5. Avis de la Ville de Montreal http://applicatif.ville.montreal.qc.ca/som-fr/pdf_avis/pdfav10283.pdf The location and picture of the pukey building that will fall to the demo ball!!Yeah go to google maps and put in 1221 Hôtel de Ville, Montreal and see the building that is there now beurk!! The architectural firm is the following: I cannot find any renderings ..the site just seems to run a spool of the same images over and over... http://www.ateliervap.com/1/index.html :goodvibes:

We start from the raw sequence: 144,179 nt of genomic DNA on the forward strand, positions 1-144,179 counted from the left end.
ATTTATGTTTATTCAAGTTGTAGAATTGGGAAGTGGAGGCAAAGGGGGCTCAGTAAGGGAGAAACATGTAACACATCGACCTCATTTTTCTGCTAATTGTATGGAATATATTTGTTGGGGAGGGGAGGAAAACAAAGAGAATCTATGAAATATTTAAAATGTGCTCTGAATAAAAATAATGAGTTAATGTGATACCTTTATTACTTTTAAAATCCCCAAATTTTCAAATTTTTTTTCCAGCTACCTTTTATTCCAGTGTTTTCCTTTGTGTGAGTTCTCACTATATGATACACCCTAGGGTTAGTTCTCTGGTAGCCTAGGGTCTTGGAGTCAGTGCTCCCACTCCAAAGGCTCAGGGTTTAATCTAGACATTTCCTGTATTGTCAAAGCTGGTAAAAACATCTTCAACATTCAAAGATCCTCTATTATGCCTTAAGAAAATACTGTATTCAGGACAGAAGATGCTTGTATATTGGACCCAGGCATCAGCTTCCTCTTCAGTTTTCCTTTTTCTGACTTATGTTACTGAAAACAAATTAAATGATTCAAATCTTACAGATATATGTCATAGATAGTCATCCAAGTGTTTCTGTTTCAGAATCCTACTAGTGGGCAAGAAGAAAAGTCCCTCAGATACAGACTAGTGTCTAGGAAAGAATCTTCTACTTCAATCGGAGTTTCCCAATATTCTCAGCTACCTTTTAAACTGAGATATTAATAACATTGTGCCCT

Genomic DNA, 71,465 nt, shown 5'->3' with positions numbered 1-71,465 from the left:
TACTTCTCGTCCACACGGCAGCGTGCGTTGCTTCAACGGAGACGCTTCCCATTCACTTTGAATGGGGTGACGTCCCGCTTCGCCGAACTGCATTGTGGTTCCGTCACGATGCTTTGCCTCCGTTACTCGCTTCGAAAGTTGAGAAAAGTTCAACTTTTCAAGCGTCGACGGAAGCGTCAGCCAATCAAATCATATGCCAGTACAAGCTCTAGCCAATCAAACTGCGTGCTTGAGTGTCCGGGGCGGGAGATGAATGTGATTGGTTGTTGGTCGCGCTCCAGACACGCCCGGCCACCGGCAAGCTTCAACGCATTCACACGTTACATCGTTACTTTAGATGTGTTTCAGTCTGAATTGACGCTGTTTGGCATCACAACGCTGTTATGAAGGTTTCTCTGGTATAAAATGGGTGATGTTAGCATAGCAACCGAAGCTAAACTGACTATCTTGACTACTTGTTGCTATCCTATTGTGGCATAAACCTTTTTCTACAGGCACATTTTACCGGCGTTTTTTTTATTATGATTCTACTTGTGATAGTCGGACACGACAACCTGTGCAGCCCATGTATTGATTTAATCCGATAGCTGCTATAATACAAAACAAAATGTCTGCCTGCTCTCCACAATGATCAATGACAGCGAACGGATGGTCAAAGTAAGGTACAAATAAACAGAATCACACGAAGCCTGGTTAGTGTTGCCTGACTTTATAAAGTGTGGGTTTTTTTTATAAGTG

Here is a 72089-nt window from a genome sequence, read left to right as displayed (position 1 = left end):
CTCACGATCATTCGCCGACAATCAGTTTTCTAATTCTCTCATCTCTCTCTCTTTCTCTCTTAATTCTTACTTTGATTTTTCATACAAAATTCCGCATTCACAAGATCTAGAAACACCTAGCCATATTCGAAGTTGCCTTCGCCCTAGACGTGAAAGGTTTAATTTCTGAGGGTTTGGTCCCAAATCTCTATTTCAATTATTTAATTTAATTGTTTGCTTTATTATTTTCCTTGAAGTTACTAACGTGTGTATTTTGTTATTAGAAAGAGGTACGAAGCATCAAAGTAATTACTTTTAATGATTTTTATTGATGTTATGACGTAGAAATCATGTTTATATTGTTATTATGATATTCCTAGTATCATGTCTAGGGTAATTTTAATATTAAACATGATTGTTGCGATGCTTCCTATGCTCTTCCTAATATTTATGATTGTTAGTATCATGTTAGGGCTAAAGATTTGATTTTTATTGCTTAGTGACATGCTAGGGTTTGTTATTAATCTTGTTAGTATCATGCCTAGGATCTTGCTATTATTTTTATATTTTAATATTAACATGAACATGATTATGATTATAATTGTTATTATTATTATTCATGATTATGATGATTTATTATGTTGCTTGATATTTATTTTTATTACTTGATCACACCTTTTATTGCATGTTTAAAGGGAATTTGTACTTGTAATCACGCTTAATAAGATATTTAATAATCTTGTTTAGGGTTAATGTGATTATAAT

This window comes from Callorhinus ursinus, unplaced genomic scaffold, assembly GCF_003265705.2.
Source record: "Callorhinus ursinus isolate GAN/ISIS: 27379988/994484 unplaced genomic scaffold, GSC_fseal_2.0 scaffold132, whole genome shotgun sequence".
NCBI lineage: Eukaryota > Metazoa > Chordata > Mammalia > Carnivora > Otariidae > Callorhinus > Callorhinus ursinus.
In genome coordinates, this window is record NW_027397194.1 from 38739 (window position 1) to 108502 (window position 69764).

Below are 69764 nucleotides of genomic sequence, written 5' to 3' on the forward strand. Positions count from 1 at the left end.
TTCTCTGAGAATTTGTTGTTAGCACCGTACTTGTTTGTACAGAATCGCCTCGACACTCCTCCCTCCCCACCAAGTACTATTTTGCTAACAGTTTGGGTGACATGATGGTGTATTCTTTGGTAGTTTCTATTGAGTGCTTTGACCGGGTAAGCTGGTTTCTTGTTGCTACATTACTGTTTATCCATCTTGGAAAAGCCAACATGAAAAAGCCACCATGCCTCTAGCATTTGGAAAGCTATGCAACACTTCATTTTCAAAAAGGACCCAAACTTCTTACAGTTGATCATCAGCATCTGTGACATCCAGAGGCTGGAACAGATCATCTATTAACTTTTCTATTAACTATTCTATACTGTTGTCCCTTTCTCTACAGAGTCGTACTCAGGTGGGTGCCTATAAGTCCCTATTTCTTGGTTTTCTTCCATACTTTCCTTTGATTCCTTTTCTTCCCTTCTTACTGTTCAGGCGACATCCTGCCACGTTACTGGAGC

6. 4 étages et 20 unités sdns le Parc-Extension. C'est un quartier qui n'attend rien de spécial en terme architectural mais qui accueillera avec plaisir une densification accrue alors cet humble projet est le bienvenu. http://www.mondev.ca/le-champagneur-nouveaux-condos-a-villeray-1-et-2-chambres-a-partir-de-159-900_fr.html?ProjetID=113